By: Rebekah Cummings, Assistant Director–Mountain West Digital Library
Last week, Sonia Sotomayor spoke to a sold out crowd at the University of Utah about her life, her work as a United State Supreme Court Justice, and her new memoir, “My Beloved World.” The format for the event was a Q and A session between Justice Sotomayor and Christine Durham, Utah’s first female Supreme Court justice, who served as a moderator for the event. Rather than stay on the dais with Justice Durham, however, Justice Sotomayor wandered through the crowd answering questions, taking pictures with children, and speaking eloquently on topics such as books, art, childhood, and feeling like an outsider.
What does this have to do with Creative Libraries Utah, you ask? Through most of the Q and A — and likely in her memoir as well — Justice Sotomayor spoke incessantly of books. Growing up poor in the Bronx to Puerto-Rican born parents, books for Sotomayor were a pathway to a different world. She read voraciously as a child and credits her desire to be a lawyer — and drive a hot rod — to Nancy Drew. Sotomayor spoke lovingly of her neighborhood library in the Bronx, which seemed miraculous to her as a child. Books? For free? Yes, please! For librarians this story is a tale as old as time and always reinforces the importance of libraries, especially for children with limited opportunities to secure books elsewhere.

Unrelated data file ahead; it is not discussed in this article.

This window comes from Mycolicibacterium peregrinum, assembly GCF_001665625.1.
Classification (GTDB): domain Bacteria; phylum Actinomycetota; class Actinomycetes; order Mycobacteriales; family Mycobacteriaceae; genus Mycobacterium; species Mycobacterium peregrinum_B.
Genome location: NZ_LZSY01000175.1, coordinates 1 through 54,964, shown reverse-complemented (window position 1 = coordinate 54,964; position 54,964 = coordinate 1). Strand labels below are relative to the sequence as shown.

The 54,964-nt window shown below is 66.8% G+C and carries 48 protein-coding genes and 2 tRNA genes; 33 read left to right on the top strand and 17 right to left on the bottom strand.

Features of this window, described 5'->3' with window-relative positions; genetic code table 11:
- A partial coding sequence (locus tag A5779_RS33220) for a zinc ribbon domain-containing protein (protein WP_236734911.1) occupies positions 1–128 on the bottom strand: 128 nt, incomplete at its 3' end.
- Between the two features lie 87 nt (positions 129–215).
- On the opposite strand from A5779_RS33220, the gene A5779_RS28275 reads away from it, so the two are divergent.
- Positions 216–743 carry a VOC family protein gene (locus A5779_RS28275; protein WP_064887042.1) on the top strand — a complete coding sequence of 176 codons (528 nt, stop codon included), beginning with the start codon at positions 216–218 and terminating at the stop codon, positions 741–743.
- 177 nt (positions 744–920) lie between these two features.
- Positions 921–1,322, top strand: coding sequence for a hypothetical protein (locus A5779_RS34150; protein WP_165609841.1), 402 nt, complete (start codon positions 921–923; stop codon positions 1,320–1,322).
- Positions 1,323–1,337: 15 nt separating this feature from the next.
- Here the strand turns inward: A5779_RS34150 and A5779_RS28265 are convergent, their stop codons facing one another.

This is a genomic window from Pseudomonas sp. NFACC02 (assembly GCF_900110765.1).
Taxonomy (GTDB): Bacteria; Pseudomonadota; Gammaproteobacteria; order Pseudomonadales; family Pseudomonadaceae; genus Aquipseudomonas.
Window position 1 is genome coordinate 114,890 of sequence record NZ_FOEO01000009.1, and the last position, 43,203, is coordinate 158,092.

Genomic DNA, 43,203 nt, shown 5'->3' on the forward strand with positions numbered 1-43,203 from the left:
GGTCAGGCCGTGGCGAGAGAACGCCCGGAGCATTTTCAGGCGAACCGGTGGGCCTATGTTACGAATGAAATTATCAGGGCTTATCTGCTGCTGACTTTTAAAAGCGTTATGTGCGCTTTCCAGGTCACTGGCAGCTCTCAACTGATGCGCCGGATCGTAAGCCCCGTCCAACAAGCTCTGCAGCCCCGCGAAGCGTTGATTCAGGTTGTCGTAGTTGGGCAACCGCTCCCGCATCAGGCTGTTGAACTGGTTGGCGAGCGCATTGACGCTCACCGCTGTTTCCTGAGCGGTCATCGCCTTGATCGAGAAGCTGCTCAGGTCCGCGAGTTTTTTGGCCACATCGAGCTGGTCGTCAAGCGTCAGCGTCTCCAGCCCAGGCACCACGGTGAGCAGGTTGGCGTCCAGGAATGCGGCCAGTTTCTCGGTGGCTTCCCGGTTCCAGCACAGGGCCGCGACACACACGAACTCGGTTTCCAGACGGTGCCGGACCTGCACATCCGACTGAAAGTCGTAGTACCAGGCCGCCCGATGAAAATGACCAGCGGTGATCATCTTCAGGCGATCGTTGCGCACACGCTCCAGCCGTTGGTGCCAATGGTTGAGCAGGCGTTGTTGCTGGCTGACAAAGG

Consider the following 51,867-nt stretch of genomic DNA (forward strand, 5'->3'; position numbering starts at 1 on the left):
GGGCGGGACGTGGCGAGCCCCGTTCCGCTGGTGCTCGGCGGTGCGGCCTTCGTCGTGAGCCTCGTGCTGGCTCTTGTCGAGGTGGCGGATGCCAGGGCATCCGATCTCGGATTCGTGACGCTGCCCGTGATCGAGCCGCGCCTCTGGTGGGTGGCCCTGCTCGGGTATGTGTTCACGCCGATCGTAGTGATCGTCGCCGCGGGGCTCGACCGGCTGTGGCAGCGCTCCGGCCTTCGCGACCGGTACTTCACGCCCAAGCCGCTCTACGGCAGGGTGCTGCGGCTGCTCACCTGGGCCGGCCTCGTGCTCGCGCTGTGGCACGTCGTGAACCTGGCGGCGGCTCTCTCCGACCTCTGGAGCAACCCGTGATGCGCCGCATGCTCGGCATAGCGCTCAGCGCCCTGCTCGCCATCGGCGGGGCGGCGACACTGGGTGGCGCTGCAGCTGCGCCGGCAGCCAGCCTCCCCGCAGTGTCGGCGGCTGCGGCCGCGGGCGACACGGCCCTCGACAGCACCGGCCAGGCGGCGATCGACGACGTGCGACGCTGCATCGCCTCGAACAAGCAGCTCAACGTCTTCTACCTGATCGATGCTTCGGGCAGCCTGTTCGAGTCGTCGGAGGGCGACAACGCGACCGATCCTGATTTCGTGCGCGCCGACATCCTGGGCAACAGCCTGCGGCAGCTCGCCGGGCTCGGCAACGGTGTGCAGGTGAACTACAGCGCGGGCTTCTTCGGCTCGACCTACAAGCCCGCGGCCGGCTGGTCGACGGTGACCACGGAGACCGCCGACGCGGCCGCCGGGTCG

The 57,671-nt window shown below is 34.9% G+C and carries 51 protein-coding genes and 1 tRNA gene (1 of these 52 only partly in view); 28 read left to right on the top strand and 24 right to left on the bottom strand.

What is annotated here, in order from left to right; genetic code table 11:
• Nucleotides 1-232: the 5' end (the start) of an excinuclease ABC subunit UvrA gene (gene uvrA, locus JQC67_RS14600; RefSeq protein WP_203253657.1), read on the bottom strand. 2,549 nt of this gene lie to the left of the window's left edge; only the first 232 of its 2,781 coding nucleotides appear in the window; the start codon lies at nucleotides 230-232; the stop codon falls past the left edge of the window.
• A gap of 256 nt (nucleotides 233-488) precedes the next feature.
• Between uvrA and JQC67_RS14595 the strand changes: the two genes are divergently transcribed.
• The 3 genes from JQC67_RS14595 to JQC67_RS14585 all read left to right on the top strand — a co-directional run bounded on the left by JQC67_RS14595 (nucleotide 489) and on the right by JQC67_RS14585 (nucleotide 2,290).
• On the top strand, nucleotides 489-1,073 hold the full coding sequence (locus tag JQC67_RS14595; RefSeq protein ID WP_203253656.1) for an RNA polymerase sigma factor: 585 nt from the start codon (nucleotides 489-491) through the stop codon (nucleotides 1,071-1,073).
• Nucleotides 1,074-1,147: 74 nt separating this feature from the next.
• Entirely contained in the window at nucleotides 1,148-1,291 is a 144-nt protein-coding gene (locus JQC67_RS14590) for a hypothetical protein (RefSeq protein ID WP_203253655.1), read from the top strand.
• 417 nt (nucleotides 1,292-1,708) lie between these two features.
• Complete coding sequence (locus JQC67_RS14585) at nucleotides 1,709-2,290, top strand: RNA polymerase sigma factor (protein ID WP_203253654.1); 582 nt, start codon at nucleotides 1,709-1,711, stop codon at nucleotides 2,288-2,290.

At one point in the session, however, Sotomayor said something that knocked me off my high horse. She said that in all those weekly trips to the library throughout all those years of her childhood, she never had any idea what librarians did besides check out books. They never took any interest in her. Huh, what? How could any librarian not take an interest in a precocious little girl who consumed books like Hummers consume gasoline? What an incredible missed opportunity to impact the life of a woman who would go on to become a U.S. Supreme Court Justice. To be sure, Sotomayor still has incredibly fond memories of her library, but how much fonder would those memories have been had they included a librarian who helped her select literature, enlisted her to be a volunteer in summer reading programs, or helped her with her college applications?
Perhaps I’ve gotten used to people waxing poetic about their childhood experiences with librarians. I love passages like this one from Neil Gaiman that extoll the virtues of librarianship:
They were good librarians. They liked books and they liked the books being read. They taught me how to order books from other libraries on inter-library loans. They had no snobbery about anything I read. They just seemed to like that there was this wide-eyed little boy who loved to read, and would talk to me about the books I was reading, they would find me other books in a series, they would help. They treated me as another reader – nothing less or more – which meant they treated me with respect. I was not used to being treated with respect as an eight-year-old. (Neil Gaiman, Why our future depends on libraries, reading, and daydreaming)
This is the kind of passage that makes me proud to be a librarian. In contrast, when I heard Justice Sotomayor say that she didn’t know what the librarians at her library did, I felt like, as a profession, we had failed her. No matter how many amazing books she was supplied, she still was not served.
Which got me thinking. What would we want our patrons to say about their libraries in front of a sold-out crowd at the University of Utah? Would we want them to merely look back fondly on the place they got books as a child? Or would we want them to talk about the librarian who impacted their life? In my beloved world, it would be both.